Hulu (owned by Disney), CBS All Access, BBC, ESPN+ (Disney), Sky’s Now TV, iflix and a myriad of other subscription services are also vying for subscribers.
While the US still represents the largest entertainment market (43 percent), the protected borders of China is the world’s second largest – and eyeing top slot – entertainment market (1.4B population).
The country’s fast-growing, deep-pocketed BAT – Baidu (iQiyi), Alibaba (Youku) and Tencent – are also focusing on the international arena.
Allan McLennan, Chief Executive of PADEM Media Group, noted that the Big 10 streamers still have more international experience and production quality than the BAT firms.
“The Big ten are focused on improving their quality and quantity,” he said. “They are co-producing variety shows, drama, animation and other projects for their local and global markets.
“It’s not a matter of if they will be able to compete as equals in the entertainment world, but how soon,” he emphasized.
iQiyi has more than 100M paying subscribers, Tencent over 95M and Youku more than 85M subscribers. In addition, all three have 100s of millions of ad-supported viewers.
India, also with a population of about 1.4B, has a number of leading AVOD and SVOD services, including Hotstar (Disney) with about 400M active users, while Amazon Prime and Netflix each hold a 20 percent share of the country’s OTT market.
While the most preferred OTT services in India and China are ad supported, AVOD has only recently become attractive service additions for people in the rest of the world … thank gawd!
Until this year, ad-supported services only existed in the long shadows of subscription services until people suddenly began suffering from subscription fatigue.
Joyn, Tubi, Rakuten, Pluto TV and Peacock have been low-key “free” services in the America’s and EU.
“Ad-supported services were thought of as low-quality, ancient shows/movies until recently,” McLennan noted. “Backed by major entertainment players, Tubi/Fox; Joyn/ProSiebenSat.1 and Discovery; Rakuten; Pluto TV/ViacomCBS and Peacock/Comcast’s NBC Universal have upgraded and expanded their content libraries, enhanced their UIs (user interfaces) and expanded their marketing and international reach.
“For example, Pluto is now regularly recording 80M users/month while Tubi has 33M MAUs (monthly average users) and both are aggressively expanding in Latin American and European markets,” he said.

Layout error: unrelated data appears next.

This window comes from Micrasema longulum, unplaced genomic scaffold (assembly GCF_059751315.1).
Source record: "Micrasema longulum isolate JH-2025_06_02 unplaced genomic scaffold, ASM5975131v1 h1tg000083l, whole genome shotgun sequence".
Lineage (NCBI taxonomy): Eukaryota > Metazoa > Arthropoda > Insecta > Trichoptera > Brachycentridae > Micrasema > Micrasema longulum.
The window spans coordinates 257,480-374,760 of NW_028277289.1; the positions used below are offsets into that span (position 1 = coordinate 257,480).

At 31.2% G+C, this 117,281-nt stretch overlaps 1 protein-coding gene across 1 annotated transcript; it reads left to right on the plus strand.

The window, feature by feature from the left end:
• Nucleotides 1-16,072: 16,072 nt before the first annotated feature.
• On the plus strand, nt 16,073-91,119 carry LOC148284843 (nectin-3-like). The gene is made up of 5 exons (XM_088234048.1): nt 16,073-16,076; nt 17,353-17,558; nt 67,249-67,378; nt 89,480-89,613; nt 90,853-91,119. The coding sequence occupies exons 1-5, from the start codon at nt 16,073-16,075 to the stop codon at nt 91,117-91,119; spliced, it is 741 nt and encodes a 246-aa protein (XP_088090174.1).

McLennan said there are two key reasons the ad-supported services are growing:
- People suddenly find 4-5 SVOD services aren’t any less expensive than their cable bundle
- The services maintain a much shorter ad slot – 3-4 minutes per 60-minute show vs 15-20 minutes in broadcast shows
He continued, saying, “Because the services are IP-based, marketers are beginning to understand they are more easily able to serve ads to people who more closely meet their product’s ideal customer profile and are tailored to their wants and needs.
“In other words, it is more precise than broadcast TV’s GRP (gross rating point) system, so the ads are less obtrusive and better accepted,” he added. “Everyone wins!”
But people are mentally tired of searching through the 4-7 services looking for “something!”
Options like Roku, Amazon Fire and Apple TV devices are okay solutions. But folks really want one aggregated solution that’s well developed and well executed – one that gives them a wide choice of content and manages their content billing all in one house.
Yeah, it’s the old Pay TV bundle you ditched but without the forever, no-break contract.
McLennan contends that they’re well positioned to handle the task since Comcast, Charter, Sky, Rogers, all of them; have the audiences, relationships and pipes and are already serving three quarters of the entertainment audience.
Far from SVODs being competitors of the aggregators, there are strong benefits because they can add services/content without having to wade through the heavy lifting negotiations.
Of course, streamers aren’t willing to share subscriber data but the big three (Netflix, Amazon, Disney) have already hammered out the details with pipe service providers in many countries around the globe.
The next phase for them is a range of slimmed-down Pay TV bundle options combined with AVOD and subscription options.
Then they can offer the single unique service consumers have been begging for – search and discovery across all of the customer’s content sources to provide entertainment recommendations based on the most popular content as well as their viewing habits/experience.
Organizations like Comcast have already added integrated voice and text search, single remote control and fairly simple billing.
In addition, they’ve added home security solutions as well as fixed and mobile phone services to become more useful, more indispensable to the family.
In the long term, the move will benefit everyone in the M&E ecosystem … especially the consumer.
Imagine a solution where everyone will be treated equal and everyone will win.
It’s like Detroit said in Sorry to Bother You, “We will have a transformative experience.”
It’s about freakin time!
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Andy Marken – email@example.com – is an author of more than 700 articles on management, marketing, communications, industry trends in media & entertainment, consumer electronics, software and applications. An internationally recognized marketing/communications consultant with a broad range of technical and industry expertise especially in storage, storage management and film/video production fields; he has an extended range of relationships with business, industry trade press, online media and industry analysts/consultants.